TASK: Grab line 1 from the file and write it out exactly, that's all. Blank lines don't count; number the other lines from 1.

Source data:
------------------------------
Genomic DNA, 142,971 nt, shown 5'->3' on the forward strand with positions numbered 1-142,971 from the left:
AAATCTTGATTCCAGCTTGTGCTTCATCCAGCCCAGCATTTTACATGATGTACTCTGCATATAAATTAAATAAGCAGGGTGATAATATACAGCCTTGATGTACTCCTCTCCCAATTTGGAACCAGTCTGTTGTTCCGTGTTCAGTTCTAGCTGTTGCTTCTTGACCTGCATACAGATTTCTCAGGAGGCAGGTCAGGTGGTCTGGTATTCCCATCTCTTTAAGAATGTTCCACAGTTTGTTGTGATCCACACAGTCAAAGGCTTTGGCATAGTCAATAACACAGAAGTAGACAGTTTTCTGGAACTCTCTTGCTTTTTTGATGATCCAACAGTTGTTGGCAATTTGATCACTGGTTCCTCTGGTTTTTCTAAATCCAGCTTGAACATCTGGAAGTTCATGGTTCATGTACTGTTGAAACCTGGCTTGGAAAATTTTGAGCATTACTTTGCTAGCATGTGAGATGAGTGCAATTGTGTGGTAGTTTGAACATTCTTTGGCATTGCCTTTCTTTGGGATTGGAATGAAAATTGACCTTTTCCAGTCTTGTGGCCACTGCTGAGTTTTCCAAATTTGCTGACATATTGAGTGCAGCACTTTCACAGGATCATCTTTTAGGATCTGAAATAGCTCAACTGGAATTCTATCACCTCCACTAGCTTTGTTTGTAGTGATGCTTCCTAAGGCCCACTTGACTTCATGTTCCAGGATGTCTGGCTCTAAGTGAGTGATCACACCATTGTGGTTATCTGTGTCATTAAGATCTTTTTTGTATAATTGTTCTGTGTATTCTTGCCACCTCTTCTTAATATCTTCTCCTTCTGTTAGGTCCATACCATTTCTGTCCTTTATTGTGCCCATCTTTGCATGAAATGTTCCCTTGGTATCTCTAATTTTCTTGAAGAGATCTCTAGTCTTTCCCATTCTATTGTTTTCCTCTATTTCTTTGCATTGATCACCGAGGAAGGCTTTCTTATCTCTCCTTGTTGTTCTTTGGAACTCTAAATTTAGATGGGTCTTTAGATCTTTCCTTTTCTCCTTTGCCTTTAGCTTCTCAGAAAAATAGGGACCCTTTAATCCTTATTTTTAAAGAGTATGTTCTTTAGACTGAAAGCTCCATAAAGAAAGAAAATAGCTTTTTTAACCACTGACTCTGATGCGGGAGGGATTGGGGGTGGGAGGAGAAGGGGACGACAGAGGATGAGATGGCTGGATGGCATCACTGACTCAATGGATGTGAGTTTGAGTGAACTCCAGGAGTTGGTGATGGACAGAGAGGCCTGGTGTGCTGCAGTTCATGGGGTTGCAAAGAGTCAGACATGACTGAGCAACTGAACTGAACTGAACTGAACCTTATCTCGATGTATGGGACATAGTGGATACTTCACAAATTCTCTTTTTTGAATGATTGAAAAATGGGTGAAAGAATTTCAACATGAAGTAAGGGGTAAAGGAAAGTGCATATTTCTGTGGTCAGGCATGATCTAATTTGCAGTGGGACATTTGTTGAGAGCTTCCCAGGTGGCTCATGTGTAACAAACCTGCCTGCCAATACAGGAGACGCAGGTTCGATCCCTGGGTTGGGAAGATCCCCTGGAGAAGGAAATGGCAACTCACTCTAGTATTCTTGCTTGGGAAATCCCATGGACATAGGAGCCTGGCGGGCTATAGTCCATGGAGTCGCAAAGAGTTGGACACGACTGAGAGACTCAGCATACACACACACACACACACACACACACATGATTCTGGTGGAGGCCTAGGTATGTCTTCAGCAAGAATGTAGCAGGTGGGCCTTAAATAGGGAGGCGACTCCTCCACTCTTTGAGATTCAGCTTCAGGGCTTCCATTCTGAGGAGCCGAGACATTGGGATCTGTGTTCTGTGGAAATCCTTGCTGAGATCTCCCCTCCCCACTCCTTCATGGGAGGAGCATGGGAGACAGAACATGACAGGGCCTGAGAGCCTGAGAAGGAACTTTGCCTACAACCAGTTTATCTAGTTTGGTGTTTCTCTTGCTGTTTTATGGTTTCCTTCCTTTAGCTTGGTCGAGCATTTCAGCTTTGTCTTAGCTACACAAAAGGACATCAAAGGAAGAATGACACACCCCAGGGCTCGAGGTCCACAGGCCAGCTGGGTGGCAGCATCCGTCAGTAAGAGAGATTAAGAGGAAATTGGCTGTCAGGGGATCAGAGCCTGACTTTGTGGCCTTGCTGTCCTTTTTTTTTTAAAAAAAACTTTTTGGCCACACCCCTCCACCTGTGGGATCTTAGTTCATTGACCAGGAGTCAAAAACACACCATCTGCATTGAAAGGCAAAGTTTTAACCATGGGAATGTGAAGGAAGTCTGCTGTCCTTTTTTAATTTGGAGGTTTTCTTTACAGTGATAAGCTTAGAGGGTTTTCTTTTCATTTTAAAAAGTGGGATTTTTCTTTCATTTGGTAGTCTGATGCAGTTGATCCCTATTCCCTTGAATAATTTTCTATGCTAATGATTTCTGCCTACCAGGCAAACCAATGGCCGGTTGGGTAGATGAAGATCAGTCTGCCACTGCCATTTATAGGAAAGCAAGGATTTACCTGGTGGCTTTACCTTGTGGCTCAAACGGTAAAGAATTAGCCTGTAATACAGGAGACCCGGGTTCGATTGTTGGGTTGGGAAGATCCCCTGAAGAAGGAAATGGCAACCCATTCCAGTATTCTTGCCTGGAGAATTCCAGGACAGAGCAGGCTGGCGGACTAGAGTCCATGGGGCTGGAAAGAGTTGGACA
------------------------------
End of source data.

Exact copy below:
Genomic DNA, 142,971 nt, shown 5'->3' on the forward strand with positions numbered 1-142,971 from the left: